One option is to teach children in different languages. In many parts of the world, this is already being done: many Indian children, for example, will use a different language in school from their mother or village tongue. But in English-speaking nations, it is rare. Nevertheless, there is a growing movement towards so-called immersion schooling, in which children are taught in another language half the time. The state of Utah has been pioneering the idea, with many of its schools now offering immersion in Mandarin Chinese or Spanish.
“We use a half-day model, so the target language is used to teach in the morning, and then English is used in the afternoon—then this is swapped on other days as some learn better in the morning and some in the afternoon,” explains Gregg Roberts, who works with the Utah Office of State Education and has championed immersion language teaching in the state. “We have found that the kids do as well and generally better than monolingual counterparts in all subjects. They are better at concentrating, focusing and have a lot more self-esteem. Anytime you understand another language, you understand your language and culture better. It is economically and socially beneficial. We need to get over our affliction with monolingualism.”
The immersion approach is being trialled in the UK now, too. At Bohunt secondary school in Liphook, Hampshire, head teacher Neil Strowger has introduced Chinese-language immersion for a few lessons.
I sit in on an art class with 12-year-olds being taught by two teachers: one speaking English, the other Chinese. The children are engaged but quiet, concentrating on the task of learning multiple ideas. When they speak it is often in Chinese – and there is something rather surreal about watching young people in the UK discussing British graffiti artist Banksy in Mandarin. The children say they chose to learn in Chinese because they thought it would be “fun” and “interesting” and “useful”—a far cry from the dreary French lessons I endured at school.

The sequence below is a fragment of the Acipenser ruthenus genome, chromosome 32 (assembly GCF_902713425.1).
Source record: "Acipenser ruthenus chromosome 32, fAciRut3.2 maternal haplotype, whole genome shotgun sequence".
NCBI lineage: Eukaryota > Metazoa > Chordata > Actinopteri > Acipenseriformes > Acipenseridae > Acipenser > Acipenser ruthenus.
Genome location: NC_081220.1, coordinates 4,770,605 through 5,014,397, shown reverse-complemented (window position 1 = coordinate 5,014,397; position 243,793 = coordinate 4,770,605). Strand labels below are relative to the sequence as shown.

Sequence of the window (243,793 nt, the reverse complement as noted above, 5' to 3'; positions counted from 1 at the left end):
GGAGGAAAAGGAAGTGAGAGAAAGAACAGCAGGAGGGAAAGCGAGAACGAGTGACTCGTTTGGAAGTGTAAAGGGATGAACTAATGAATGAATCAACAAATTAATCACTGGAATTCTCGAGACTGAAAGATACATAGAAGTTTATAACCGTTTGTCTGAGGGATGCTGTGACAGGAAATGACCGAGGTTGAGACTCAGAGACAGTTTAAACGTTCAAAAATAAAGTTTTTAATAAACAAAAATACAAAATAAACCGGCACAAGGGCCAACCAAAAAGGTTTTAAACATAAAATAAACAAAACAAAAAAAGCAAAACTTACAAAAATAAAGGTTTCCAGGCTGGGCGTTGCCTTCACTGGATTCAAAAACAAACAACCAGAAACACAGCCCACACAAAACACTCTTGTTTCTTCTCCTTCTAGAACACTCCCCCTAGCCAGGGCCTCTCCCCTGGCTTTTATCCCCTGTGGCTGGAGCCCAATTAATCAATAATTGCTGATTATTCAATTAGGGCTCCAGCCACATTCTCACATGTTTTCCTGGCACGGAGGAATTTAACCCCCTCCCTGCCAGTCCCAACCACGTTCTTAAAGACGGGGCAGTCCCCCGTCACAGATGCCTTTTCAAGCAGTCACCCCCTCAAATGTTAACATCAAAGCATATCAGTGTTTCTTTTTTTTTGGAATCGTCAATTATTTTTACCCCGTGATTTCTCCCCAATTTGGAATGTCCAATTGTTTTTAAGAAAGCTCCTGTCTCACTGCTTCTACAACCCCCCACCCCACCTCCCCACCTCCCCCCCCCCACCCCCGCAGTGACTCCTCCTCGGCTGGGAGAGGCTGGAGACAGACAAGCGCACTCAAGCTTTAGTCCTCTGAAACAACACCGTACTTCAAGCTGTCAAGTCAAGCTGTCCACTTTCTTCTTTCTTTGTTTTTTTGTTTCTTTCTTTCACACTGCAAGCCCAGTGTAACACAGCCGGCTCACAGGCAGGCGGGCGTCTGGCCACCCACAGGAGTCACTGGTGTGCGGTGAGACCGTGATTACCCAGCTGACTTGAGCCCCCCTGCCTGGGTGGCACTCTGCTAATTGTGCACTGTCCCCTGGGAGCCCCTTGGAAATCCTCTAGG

The majority of the art class will take their Chinese GCSE exams several years early but Strowger tells me the programme has had many benefits in addition to their grades, including improving students’ engagement and enjoyment, increasing their awareness of other cultures so that they are equipped as global citizens, widening their horizons, and improving their job prospects.
What about those of us who have left school? In order to maintain the benefits of bilingualism, you need to use your languages and that can be tricky, especially for older people who may not have many opportunities to practise. Perhaps we need language clubs, where people can meet to speak other languages. Bak has done a small pilot study with elderly people learning Gaelic in Scotland and seen significant benefits after just one week. Now he aims to carry out a much larger trial.
It is never too late to learn another tongue, and it can be very rewarding. Alex Rawlings is a British professional polyglot who speaks 15 languages: “Each language gives you a whole new lifestyle, a whole new shade of meaning,” he says. “It’s addictive!”
“People say it’s too hard as an adult. But I would say it’s much easier after the age of eight. It takes three years for a baby to learn a language, but just months for an adult.”
As the recent research shows, that’s a worthwhile investment of time. Being bilingual could keep our minds working longer and better into old age, which could have a massive impact on how we school our children and treat older people. In the meantime, it makes sense to talk, hablar, parler, sprechen, beszél, berbicara in as many languages as you can.